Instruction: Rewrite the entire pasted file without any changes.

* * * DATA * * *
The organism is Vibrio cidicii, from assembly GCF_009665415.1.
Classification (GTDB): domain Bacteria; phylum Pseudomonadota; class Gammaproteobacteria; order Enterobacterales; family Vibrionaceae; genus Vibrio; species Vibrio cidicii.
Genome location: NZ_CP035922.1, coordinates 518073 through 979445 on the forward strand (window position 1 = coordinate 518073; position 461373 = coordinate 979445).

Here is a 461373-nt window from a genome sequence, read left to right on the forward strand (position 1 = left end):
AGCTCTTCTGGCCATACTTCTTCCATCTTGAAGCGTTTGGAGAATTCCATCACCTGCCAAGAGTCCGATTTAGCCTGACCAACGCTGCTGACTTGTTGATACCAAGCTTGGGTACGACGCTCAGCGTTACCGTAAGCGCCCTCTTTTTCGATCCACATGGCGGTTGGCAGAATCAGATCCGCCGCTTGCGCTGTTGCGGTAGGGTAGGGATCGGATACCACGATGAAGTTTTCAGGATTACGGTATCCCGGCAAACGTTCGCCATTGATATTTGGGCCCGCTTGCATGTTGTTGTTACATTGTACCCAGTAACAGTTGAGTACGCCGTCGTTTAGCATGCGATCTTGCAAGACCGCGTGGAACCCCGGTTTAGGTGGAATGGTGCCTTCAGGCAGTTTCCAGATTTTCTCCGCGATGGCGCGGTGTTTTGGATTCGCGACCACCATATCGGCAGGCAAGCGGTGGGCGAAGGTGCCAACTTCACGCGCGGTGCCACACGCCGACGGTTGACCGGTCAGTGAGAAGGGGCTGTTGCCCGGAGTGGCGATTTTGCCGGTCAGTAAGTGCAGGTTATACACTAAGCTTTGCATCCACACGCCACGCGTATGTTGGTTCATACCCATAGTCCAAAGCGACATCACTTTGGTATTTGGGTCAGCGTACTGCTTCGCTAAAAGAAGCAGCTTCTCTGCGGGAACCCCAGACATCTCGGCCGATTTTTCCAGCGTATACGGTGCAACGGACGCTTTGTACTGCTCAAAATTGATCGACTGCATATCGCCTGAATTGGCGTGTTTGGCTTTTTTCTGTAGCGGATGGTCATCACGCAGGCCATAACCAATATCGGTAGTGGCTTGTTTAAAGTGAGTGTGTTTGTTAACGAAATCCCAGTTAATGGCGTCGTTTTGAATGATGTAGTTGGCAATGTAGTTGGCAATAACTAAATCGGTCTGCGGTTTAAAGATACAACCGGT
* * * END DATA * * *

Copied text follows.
The organism is Vibrio cidicii, from assembly GCF_009665415.1.
Classification (GTDB): domain Bacteria; phylum Pseudomonadota; class Gammaproteobacteria; order Enterobacterales; family Vibrionaceae; genus Vibrio; species Vibrio cidicii.
Genome location: NZ_CP035922.1, coordinates 518073 through 979445 on the forward strand (window position 1 = coordinate 518073; position 461373 = coordinate 979445).

Here is a 461373-nt window from a genome sequence, read left to right on the forward strand (position 1 = left end):
AGCTCTTCTGGCCATACTTCTTCCATCTTGAAGCGTTTGGAGAATTCCATCACCTGCCAAGAGTCCGATTTAGCCTGACCAACGCTGCTGACTTGTTGATACCAAGCTTGGGTACGACGCTCAGCGTTACCGTAAGCGCCCTCTTTTTCGATCCACATGGCGGTTGGCAGAATCAGATCCGCCGCTTGCGCTGTTGCGGTAGGGTAGGGATCGGATACCACGATGAAGTTTTCAGGATTACGGTATCCCGGCAAACGTTCGCCATTGATATTTGGGCCCGCTTGCATGTTGTTGTTACATTGTACCCAGTAACAGTTGAGTACGCCGTCGTTTAGCATGCGATCTTGCAAGACCGCGTGGAACCCCGGTTTAGGTGGAATGGTGCCTTCAGGCAGTTTCCAGATTTTCTCCGCGATGGCGCGGTGTTTTGGATTCGCGACCACCATATCGGCAGGCAAGCGGTGGGCGAAGGTGCCAACTTCACGCGCGGTGCCACACGCCGACGGTTGACCGGTCAGTGAGAAGGGGCTGTTGCCCGGAGTGGCGATTTTGCCGGTCAGTAAGTGCAGGTTATACACTAAGCTTTGCATCCACACGCCACGCGTATGTTGGTTCATACCCATAGTCCAAAGCGACATCACTTTGGTATTTGGGTCAGCGTACTGCTTCGCTAAAAGAAGCAGCTTCTCTGCGGGAACCCCAGACATCTCGGCCGATTTTTCCAGCGTATACGGTGCAACGGACGCTTTGTACTGCTCAAAATTGATCGACTGCATATCGCCTGAATTGGCGTGTTTGGCTTTTTTCTGTAGCGGATGGTCATCACGCAGGCCATAACCAATATCGGTAGTGGCTTGTTTAAAGTGAGTGTGTTTGTTAACGAAATCCCAGTTAATGGCGTCGTTTTGAATGATGTAGTTGGCAATGTAGTTGGCAATAACTAAATCGGTCTGCGGTTTAAAGATACAACCGGT